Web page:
For a Calm Debate on the Islamic headscarves

Context:

Without reaching the scale it reaches in France, the storm threat in Quebec on the issue of Islamic headscarves in schools. The issue is extremely complex because it involves both religious, sociological and political elements. The stakes are enormous in terms of integration and intercultural harmony. The debate around this question is engaged in some passionate and poorly documented discussions: it consists mainly of clashes between supporters and opponents of the veil at best between advocates of tolerance and all-out supporters of binding regulations banning the wearing of headscarves in schools. This kind of debate is useful, but its scope in terms of solutions, consensus building, compromise acceptable (reasonable accommodation in a fashionable terminology) is almost zero. It has led so far to a tension on both sides and deepening of mutual incomprehension.

Objectives:

Creating a basic document for the general public and stakeholders in the school especially on the issue of veiled girls in the Quebec context, while the five components:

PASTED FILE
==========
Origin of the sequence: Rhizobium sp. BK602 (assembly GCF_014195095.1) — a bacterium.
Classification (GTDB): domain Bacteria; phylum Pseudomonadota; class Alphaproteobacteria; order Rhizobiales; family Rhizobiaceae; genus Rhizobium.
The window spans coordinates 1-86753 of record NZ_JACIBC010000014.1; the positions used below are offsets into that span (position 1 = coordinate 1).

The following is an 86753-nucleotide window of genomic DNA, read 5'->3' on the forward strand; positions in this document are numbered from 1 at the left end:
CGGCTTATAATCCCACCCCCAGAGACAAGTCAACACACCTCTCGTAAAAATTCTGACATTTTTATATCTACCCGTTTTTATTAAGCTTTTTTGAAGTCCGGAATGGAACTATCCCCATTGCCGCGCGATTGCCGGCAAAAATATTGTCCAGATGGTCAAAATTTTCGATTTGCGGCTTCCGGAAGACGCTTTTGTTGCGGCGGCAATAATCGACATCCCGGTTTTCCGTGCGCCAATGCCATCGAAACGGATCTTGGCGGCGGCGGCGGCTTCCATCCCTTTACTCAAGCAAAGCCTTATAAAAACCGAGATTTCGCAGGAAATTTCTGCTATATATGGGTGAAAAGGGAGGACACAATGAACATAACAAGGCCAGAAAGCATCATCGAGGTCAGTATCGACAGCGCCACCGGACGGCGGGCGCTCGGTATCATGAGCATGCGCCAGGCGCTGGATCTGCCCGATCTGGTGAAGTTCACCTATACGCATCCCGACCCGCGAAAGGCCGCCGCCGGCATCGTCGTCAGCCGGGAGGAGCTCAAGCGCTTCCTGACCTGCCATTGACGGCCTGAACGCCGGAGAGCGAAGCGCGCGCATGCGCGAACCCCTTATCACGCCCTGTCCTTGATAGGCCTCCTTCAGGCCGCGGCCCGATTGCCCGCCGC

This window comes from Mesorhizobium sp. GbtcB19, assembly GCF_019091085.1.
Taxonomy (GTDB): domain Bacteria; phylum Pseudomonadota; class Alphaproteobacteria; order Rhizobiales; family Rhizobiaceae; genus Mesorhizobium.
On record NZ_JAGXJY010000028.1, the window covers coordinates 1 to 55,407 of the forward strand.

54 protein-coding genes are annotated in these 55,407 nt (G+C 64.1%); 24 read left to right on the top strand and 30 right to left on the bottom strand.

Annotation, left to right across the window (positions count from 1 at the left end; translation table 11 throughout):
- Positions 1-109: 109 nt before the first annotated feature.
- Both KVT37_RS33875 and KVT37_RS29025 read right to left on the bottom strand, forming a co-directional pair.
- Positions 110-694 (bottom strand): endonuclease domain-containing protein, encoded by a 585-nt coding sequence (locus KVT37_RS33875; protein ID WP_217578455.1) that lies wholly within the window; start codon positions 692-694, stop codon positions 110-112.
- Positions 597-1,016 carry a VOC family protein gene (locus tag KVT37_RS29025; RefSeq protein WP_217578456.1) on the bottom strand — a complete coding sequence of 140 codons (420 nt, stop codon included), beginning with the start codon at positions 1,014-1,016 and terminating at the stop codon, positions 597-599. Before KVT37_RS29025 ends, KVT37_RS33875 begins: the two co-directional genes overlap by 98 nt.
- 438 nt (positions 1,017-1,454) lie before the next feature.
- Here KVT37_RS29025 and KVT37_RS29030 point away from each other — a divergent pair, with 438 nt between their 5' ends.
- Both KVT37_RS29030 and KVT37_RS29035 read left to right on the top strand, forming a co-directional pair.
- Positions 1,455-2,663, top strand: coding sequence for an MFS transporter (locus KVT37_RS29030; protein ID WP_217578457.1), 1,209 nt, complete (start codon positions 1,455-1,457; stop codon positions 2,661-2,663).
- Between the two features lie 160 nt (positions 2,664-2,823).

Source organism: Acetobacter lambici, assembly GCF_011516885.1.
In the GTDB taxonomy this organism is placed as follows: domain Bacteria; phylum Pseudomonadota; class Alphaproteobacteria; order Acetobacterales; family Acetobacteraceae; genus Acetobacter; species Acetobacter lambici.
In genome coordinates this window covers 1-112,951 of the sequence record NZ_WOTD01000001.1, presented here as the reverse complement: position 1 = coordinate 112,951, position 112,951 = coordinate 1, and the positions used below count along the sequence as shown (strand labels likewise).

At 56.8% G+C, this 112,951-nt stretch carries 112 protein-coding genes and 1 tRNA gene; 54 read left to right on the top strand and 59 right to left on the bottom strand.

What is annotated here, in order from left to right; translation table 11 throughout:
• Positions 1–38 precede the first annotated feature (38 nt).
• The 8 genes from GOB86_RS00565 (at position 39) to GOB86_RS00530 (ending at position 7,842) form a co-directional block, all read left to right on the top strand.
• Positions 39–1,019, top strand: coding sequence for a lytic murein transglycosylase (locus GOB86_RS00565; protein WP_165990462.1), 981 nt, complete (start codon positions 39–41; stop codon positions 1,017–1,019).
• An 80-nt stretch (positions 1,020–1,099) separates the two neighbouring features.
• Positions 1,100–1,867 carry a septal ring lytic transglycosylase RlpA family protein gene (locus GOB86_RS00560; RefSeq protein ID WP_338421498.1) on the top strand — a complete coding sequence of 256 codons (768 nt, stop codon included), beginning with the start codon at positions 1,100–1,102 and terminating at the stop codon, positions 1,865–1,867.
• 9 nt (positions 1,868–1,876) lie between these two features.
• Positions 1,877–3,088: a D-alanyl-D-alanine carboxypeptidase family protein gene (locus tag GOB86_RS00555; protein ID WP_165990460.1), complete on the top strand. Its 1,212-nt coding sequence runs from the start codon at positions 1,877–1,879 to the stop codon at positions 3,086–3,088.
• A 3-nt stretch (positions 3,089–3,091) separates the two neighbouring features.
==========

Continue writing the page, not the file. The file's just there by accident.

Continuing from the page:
• The veil in Islam: obligation, recommendation or misinterpretation?
  • The veiled girls: willing and constraints?
  • Muslim communities in Quebec, between fundamentalism and secularism;
  • The integration of Muslim immigrants: between ghettoization and assimilation;
  • Trails for reasonable accommodations.

Achievements:

The Working Group on the headscarf issue has been formed by CEAD over the last two months. The members of this group are distinguished by several of their public /mediatic statements on the issue: Yolande Gedeah, Jawad Sqalli, Mortada Zabouri, Rashad Antonius, Ali Daher, Naima Bendriss, among others. The group already includes people of Arab (Muslim and Christian) and Quebecers "ethnic" as various stakeholders in the issue. The group has expanded to include representatives from the school (teachers, agents of middle school principals, officials from the Ministry of Education, unions) and members of Muslim communities.

  • Determine the content of educational materials;
  • Promote consensus among the public in general and Muslim communities;
  • Notify schools, school boards and the Quebec government on addressing issues relating to the headscarf in schools and, more generally, the particular problems of integration of Muslim girls;
  • Develop mechanisms among veiled girls, their families and community spokespersons Muslims, to explain and promote consensus.

Year: 
1995 - 1996
Locations: 
Canada